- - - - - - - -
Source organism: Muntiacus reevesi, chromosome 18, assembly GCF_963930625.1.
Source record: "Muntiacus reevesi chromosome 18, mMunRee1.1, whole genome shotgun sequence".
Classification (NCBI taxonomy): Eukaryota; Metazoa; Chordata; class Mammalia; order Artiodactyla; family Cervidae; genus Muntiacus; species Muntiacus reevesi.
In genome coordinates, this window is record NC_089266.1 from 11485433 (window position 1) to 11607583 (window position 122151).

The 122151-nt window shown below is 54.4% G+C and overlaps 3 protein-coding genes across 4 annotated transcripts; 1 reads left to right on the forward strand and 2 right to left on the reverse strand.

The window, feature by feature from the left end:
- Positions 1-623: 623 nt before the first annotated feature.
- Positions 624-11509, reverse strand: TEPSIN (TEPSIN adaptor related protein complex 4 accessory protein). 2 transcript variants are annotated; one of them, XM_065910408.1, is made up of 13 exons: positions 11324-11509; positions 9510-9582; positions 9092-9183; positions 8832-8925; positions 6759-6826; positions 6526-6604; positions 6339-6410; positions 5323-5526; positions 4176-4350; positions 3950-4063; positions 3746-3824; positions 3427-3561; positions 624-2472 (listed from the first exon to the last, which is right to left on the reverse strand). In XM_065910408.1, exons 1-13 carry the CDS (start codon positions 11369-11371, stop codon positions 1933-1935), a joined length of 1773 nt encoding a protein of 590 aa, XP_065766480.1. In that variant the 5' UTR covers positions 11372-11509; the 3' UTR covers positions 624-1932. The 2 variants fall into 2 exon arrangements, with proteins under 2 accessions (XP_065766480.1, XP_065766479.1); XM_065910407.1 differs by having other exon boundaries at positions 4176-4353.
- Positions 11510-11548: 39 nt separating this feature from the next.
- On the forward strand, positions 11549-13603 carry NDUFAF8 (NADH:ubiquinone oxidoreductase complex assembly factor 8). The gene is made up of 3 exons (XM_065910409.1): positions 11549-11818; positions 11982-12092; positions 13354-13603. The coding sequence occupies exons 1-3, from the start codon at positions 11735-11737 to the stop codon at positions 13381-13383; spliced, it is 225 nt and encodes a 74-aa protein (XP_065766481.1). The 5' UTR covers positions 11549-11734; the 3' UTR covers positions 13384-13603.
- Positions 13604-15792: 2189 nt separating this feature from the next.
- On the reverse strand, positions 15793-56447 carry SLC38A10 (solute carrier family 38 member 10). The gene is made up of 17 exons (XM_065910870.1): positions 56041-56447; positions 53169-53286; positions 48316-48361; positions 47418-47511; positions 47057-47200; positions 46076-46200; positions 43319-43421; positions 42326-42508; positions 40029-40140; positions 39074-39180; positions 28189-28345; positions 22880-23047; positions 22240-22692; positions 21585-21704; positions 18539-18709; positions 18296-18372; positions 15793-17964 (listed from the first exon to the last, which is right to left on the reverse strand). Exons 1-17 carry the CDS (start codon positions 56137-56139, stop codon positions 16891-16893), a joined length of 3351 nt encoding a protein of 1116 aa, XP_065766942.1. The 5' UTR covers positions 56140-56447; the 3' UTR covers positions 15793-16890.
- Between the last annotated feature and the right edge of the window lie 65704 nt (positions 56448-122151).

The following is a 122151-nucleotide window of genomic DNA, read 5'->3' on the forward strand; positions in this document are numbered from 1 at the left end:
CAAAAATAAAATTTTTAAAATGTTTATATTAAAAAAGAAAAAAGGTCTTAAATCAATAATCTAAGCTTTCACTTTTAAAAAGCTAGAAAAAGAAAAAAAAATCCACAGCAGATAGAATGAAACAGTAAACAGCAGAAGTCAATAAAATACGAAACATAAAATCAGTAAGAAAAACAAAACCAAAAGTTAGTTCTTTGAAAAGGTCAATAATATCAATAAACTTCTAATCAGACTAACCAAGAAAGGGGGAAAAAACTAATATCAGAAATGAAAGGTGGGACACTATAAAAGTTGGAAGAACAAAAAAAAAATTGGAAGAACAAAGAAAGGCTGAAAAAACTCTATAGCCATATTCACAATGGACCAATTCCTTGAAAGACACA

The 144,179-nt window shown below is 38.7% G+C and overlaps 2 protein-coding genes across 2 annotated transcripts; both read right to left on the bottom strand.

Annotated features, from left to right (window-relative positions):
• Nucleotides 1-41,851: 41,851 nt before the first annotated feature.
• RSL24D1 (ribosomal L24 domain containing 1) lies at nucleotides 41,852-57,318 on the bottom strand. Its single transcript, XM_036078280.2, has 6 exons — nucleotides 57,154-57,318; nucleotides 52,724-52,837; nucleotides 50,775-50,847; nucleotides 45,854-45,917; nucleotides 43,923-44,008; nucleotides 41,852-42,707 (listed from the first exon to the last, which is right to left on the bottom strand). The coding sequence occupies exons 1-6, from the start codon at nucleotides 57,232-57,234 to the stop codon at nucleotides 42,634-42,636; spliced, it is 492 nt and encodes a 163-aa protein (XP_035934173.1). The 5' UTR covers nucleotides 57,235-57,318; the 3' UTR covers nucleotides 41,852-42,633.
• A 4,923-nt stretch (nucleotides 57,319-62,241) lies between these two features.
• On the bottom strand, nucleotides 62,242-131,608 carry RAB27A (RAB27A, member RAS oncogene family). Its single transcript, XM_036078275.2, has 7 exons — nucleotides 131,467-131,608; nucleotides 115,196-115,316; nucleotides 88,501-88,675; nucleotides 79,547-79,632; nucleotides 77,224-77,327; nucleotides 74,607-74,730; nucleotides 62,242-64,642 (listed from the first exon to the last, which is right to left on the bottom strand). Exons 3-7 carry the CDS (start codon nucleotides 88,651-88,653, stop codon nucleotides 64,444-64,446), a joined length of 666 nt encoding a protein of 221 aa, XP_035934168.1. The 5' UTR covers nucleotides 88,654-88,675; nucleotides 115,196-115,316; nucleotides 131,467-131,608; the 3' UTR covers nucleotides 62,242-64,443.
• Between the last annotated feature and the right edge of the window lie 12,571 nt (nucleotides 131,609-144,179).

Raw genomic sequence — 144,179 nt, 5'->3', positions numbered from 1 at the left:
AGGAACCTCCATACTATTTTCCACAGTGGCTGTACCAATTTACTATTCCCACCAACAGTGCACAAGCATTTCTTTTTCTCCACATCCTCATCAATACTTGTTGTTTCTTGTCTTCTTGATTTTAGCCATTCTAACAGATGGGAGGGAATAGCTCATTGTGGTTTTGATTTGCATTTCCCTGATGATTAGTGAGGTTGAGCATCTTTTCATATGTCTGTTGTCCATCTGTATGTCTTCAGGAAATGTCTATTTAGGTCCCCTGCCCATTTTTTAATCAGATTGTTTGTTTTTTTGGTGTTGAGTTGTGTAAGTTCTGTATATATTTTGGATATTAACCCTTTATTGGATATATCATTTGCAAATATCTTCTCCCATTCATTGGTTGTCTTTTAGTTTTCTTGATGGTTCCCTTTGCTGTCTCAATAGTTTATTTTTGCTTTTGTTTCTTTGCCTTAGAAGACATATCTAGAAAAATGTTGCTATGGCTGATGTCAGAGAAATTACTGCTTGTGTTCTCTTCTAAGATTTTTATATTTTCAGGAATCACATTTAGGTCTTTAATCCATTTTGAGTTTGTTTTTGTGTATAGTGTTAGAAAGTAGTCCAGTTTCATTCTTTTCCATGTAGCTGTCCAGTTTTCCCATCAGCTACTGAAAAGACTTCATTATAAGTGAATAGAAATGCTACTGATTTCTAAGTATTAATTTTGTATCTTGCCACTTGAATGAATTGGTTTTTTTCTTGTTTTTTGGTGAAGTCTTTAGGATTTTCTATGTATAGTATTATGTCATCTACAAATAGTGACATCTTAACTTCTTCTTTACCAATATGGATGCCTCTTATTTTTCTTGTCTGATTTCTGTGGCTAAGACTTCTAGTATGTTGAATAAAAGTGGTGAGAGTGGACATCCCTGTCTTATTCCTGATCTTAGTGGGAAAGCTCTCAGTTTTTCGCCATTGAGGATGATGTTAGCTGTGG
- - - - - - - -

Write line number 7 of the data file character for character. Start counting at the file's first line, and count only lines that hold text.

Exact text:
- Positions 1-623: 623 nt before the first annotated feature.